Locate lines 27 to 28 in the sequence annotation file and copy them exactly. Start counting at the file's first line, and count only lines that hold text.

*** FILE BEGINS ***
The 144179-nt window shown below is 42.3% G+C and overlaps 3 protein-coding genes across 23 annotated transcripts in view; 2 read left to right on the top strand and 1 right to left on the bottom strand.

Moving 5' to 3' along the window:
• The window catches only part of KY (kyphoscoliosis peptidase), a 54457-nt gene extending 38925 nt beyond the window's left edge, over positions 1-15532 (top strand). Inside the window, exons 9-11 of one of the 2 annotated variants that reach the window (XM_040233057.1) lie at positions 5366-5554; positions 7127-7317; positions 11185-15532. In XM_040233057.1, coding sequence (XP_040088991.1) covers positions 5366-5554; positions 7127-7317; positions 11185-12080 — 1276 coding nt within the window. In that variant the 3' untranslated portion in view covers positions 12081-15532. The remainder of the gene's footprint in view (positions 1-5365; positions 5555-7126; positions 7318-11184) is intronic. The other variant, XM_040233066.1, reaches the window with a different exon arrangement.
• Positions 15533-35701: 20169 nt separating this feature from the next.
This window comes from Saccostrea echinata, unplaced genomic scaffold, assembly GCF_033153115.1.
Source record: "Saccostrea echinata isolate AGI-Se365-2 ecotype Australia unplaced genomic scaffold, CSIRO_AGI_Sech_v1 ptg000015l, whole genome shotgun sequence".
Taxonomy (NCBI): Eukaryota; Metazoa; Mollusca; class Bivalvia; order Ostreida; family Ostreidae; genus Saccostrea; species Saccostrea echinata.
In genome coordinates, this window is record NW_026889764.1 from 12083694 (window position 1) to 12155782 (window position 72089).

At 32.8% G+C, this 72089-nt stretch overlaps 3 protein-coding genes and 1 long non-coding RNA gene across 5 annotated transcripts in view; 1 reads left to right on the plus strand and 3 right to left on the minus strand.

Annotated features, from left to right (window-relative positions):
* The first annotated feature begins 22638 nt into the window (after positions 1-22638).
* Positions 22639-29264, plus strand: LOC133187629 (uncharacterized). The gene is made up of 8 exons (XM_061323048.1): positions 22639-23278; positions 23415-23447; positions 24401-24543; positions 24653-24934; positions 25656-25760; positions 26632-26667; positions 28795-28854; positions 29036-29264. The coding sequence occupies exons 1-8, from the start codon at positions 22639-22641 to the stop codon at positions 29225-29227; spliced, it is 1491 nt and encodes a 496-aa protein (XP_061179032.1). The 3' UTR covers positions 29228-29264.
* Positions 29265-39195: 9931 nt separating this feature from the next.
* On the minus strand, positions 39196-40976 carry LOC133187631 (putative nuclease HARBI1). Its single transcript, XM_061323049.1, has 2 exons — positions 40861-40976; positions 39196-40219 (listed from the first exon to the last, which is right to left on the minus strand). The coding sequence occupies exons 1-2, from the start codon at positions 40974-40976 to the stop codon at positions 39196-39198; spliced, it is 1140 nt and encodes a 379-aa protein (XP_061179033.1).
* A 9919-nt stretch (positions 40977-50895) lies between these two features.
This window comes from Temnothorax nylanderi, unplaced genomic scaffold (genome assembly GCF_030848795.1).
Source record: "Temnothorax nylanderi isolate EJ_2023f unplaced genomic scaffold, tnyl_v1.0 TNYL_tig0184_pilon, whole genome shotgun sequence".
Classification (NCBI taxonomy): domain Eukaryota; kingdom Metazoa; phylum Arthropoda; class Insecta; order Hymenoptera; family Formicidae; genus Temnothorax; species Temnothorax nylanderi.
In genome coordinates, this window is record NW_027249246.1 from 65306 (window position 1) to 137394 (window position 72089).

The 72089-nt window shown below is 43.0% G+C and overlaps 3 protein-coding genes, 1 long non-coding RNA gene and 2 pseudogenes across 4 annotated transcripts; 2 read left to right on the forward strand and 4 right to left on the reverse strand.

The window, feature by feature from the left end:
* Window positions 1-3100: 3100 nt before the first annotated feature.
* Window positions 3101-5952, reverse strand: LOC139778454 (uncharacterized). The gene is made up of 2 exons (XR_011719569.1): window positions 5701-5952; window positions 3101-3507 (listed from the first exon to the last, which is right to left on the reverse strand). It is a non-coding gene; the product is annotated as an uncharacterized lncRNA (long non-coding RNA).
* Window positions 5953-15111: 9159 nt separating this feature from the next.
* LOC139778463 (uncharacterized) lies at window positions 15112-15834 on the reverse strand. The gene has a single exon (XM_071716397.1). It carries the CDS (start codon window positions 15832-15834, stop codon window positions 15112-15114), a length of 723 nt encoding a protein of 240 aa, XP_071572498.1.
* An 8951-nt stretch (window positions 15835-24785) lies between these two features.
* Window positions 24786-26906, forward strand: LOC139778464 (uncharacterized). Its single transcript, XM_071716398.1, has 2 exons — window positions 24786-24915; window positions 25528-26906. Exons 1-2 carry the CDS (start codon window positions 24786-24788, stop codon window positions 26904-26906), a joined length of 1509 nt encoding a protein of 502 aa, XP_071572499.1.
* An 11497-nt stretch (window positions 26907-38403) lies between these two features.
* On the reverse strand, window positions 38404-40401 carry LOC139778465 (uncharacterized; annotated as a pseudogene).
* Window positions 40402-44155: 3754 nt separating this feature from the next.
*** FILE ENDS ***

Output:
* Window positions 24786-26906, forward strand: LOC139778464 (uncharacterized). Its single transcript, XM_071716398.1, has 2 exons — window positions 24786-24915; window positions 25528-26906. Exons 1-2 carry the CDS (start codon window positions 24786-24788, stop codon window positions 26904-26906), a joined length of 1509 nt encoding a protein of 502 aa, XP_071572499.1.
* An 11497-nt stretch (window positions 26907-38403) lies between these two features.